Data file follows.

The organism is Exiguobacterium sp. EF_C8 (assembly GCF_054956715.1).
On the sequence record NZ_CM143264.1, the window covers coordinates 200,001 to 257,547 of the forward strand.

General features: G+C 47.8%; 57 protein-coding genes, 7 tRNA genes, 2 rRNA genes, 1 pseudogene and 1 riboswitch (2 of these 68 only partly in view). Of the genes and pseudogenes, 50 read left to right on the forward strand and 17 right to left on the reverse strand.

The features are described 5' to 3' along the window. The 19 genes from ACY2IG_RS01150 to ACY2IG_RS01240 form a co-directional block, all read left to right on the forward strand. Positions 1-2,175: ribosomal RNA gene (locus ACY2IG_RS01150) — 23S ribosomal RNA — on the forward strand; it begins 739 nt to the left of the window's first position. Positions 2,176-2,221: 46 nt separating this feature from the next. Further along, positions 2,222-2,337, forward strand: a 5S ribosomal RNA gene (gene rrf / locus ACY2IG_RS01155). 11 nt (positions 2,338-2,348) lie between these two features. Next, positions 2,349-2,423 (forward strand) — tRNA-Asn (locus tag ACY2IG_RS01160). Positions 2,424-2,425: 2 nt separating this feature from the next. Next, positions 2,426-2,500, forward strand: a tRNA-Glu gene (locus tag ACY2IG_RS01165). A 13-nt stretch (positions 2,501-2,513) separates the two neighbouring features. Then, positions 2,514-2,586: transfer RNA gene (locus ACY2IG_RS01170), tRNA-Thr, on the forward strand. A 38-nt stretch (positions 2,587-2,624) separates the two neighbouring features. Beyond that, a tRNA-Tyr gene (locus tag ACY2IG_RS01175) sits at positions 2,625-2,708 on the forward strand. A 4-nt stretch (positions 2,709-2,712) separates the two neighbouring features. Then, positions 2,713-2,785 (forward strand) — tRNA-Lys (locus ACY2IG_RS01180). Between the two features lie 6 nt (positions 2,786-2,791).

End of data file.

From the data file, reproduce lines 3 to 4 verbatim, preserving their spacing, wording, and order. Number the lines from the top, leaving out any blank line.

General features: G+C 47.8%; 57 protein-coding genes, 7 tRNA genes, 2 rRNA genes, 1 pseudogene and 1 riboswitch (2 of these 68 only partly in view). Of the genes and pseudogenes, 50 read left to right on the forward strand and 17 right to left on the reverse strand.

The features are described 5' to 3' along the window. The 19 genes from ACY2IG_RS01150 to ACY2IG_RS01240 form a co-directional block, all read left to right on the forward strand. Positions 1-2,175: ribosomal RNA gene (locus ACY2IG_RS01150) — 23S ribosomal RNA — on the forward strand; it begins 739 nt to the left of the window's first position. Positions 2,176-2,221: 46 nt separating this feature from the next. Further along, positions 2,222-2,337, forward strand: a 5S ribosomal RNA gene (gene rrf / locus ACY2IG_RS01155). 11 nt (positions 2,338-2,348) lie between these two features. Next, positions 2,349-2,423 (forward strand) — tRNA-Asn (locus tag ACY2IG_RS01160). Positions 2,424-2,425: 2 nt separating this feature from the next. Next, positions 2,426-2,500, forward strand: a tRNA-Glu gene (locus tag ACY2IG_RS01165). A 13-nt stretch (positions 2,501-2,513) separates the two neighbouring features. Then, positions 2,514-2,586: transfer RNA gene (locus ACY2IG_RS01170), tRNA-Thr, on the forward strand. A 38-nt stretch (positions 2,587-2,624) separates the two neighbouring features. Beyond that, a tRNA-Tyr gene (locus tag ACY2IG_RS01175) sits at positions 2,625-2,708 on the forward strand. A 4-nt stretch (positions 2,709-2,712) separates the two neighbouring features. Then, positions 2,713-2,785 (forward strand) — tRNA-Lys (locus ACY2IG_RS01180). Between the two features lie 6 nt (positions 2,786-2,791).